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Restaurant-Style Dining at an Affordable Price

December 1, 2006
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Soup and a sandwich just won't do anymore. Today's residents are demanding ambience, good food, and professional dining services by Richard B. Schenkel
BY RICHARD B. SCHENKEL Restaurant-style dining at an affordable price
Offering attractive, modern-style dining may not be as difficult as you think Restaurant-style dining is a critical component of the culture change movement that is quietly moving into senior living communities across America. It is transforming a once unadventurous and often overlooked function into a competitive differentiator that can build satisfaction and census.

Let's face it: Food is the way to most of our hearts. Not only is it the cornerstone to recreating the comforts of home, but for many residents, mealtime is the biggest social event of the day. And what is on the menu is just as important as how it is served. A pleasurable dining experience can contribute significantly to residents' overall sense of health, happiness, and satisfaction with their surroundings.

Traditionally, restaurant-style dining was reserved for upscale assisted or independent living communities, but now even skilled nursing facilities are trading tray service for more personalized waited table service. It is a move that administrators hope will create home-style ambience-and make residents feel like valued customers. In addition, they can market these types of dining service enhancements to attract new residents.

This is an excellent rationale for outsourcing. Partnering with a dining services provider who is an expert at creating imaginative restaurant-style programs is an efficient way for senior living operators to stretch their foodservice dollars by 10 to 15%. First, dining services providers have buying power that far exceeds any purchasing arrangements a facility could make on its own. They also offer proven operational systems, hospitality-based training programs, and culinary expertise that not only increase efficiency and productivity, but improve food quality, service levels, and resident satisfaction. They also bring with them comprehensive corporate support that delivers critical resources-human resources, finance, purchasing, and marketing-that are critical to effectively managing today's long-term care dining operations.

But perhaps the most enticing advantage to hiring a food and dining management provider is that it allows senior-service facilities to focus on their core missions: providing for the health and welfare of their residents.

Here's what is possible for today's dining services:

A well-trained staff sets the stage for success. Once you introduce waited service, residents will have certain expectations. It may be difficult for them to think of the person who just administered their medication as the person now serving dinner, so bringing in a trained, service-oriented staff is critical to achieving home-style or restaurant-style ambience. And a polite and well-trained staff doesn't have to be expensive.

Young staffers with some experience and a hospitality-focused personality can work to your advantage. These servers can be trained to fit into your particular system without breaking the bank. Creating a professional look for your wait staff needn't be expensive, either. Uniforms are a great way to set a standard, satisfy residents who may be accustomed to seeing servers dressed in black and white, and save money. By providing a uniform tie and apron and requiring servers to come up with the rest of their ensemble, you can create a professional image while incurring only a small cost.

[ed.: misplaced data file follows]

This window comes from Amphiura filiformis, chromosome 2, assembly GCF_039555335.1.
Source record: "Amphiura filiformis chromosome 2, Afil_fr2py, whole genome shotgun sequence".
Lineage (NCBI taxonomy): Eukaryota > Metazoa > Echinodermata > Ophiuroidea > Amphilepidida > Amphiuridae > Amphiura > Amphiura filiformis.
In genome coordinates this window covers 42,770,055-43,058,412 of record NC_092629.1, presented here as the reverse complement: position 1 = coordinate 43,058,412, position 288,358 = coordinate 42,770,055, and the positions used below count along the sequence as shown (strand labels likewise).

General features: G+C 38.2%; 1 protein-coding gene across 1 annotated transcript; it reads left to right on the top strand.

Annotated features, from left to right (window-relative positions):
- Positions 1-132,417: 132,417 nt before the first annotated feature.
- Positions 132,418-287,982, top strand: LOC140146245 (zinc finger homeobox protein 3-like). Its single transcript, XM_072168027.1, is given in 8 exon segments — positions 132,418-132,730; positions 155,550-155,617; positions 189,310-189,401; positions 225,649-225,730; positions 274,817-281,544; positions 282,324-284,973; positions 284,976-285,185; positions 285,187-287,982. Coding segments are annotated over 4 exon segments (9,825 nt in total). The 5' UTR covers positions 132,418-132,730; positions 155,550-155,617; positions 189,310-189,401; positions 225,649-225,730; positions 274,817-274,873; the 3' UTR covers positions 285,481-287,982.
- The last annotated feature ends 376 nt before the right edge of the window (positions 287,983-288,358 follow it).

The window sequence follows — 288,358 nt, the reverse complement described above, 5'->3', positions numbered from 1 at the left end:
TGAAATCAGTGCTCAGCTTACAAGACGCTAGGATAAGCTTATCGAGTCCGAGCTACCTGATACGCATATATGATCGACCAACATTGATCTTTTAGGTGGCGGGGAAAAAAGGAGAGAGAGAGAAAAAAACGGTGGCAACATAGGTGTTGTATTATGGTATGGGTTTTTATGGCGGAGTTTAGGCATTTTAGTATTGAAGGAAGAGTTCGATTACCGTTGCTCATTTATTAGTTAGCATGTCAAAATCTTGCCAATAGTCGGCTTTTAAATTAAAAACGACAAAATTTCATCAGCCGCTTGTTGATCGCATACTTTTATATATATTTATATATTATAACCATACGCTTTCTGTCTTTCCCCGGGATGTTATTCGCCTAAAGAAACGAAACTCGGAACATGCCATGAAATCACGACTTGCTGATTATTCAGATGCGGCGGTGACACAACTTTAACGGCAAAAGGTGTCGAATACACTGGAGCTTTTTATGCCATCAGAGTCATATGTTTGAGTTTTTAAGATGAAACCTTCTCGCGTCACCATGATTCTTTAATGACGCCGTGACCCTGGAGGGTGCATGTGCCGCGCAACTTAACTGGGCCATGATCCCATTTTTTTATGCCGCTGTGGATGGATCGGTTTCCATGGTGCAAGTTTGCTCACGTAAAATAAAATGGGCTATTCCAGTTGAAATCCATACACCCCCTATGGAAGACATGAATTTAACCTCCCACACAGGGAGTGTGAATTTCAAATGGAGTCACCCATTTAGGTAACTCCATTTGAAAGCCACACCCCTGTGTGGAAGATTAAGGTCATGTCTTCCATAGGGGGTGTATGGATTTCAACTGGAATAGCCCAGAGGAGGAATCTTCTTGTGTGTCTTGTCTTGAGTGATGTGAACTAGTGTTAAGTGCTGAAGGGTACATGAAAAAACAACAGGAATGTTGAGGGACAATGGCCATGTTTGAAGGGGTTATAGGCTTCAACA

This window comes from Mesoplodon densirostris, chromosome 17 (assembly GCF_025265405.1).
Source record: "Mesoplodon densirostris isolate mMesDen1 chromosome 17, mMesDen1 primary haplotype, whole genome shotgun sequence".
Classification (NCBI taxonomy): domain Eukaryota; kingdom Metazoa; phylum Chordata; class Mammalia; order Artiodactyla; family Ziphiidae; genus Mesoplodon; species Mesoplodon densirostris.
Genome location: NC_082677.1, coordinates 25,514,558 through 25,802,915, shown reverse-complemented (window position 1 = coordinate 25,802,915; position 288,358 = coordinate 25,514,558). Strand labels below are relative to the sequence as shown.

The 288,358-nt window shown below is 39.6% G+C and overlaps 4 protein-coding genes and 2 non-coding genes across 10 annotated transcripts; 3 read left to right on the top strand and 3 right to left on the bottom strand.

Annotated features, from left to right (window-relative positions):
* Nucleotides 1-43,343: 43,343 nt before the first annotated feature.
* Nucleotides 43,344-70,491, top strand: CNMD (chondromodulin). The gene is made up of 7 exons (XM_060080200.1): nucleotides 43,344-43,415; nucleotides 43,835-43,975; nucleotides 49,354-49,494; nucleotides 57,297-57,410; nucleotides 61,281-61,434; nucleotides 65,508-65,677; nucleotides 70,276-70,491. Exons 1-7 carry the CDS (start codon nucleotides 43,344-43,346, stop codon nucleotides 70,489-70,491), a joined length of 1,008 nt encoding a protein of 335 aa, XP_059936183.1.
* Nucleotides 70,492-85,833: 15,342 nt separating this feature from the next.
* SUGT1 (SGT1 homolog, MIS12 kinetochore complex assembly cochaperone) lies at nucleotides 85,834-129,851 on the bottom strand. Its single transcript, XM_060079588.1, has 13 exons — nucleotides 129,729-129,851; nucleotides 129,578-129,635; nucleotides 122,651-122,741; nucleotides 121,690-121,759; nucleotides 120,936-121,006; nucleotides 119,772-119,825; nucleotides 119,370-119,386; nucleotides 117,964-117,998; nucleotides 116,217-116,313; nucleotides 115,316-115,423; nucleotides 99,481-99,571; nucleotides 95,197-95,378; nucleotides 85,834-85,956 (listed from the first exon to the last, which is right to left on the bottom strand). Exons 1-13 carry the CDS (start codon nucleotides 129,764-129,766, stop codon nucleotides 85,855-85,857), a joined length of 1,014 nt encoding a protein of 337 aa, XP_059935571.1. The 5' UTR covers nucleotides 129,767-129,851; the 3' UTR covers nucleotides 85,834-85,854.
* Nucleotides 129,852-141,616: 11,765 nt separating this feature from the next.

Attractive food presentation and individualized menus. Some would argue that if food is not delivered to residents on a tray, that in itself is a vast improvement. When meals are served directly to residents, they are certainly fresher and more attractively plated than if they have languished on a cart for several minutes.

From both a financial and waste-reducing standpoint, when residents make their own menu selections (instead of being presented with a tray that contains five items, three of which they don't want), there is already a savings. Not to mention that by offering residents a choice, you are giving them more control over their lives-and creating happier, more satisfied customers.

Just moving to menu service alone will not create an instant cost savings, though. To maintain or reduce costs there needs to be tightly exercised controls. Conducting resident preference surveys before implementing an enhanced dining program is imperative. Understanding resident preferences ahead of time will allow for more efficient forecasting and food cost management overall. It will also result in less waste and improve satisfaction.

From a labor perspective, waited service conserves resources, too. Instead of sending multiple staffers to each floor to serve meals, there is one waiter or waitress for every 20 to 25 people in the dining room.

Making your dining room a destination. Perception is reality. The first step in successfully creating a more homelike or restaurant-style setting is for administrators, staff, and residents to start thinking of their dining area as a restaurant. Make sure the space is a dining room first, although it may do double duty as an activity room, a movie theater, or meeting location. Creating the perception of a dining room as a "destination" is important. Most residents will look forward to going to an attractive designated area for meals.

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Great recommendations on dining.

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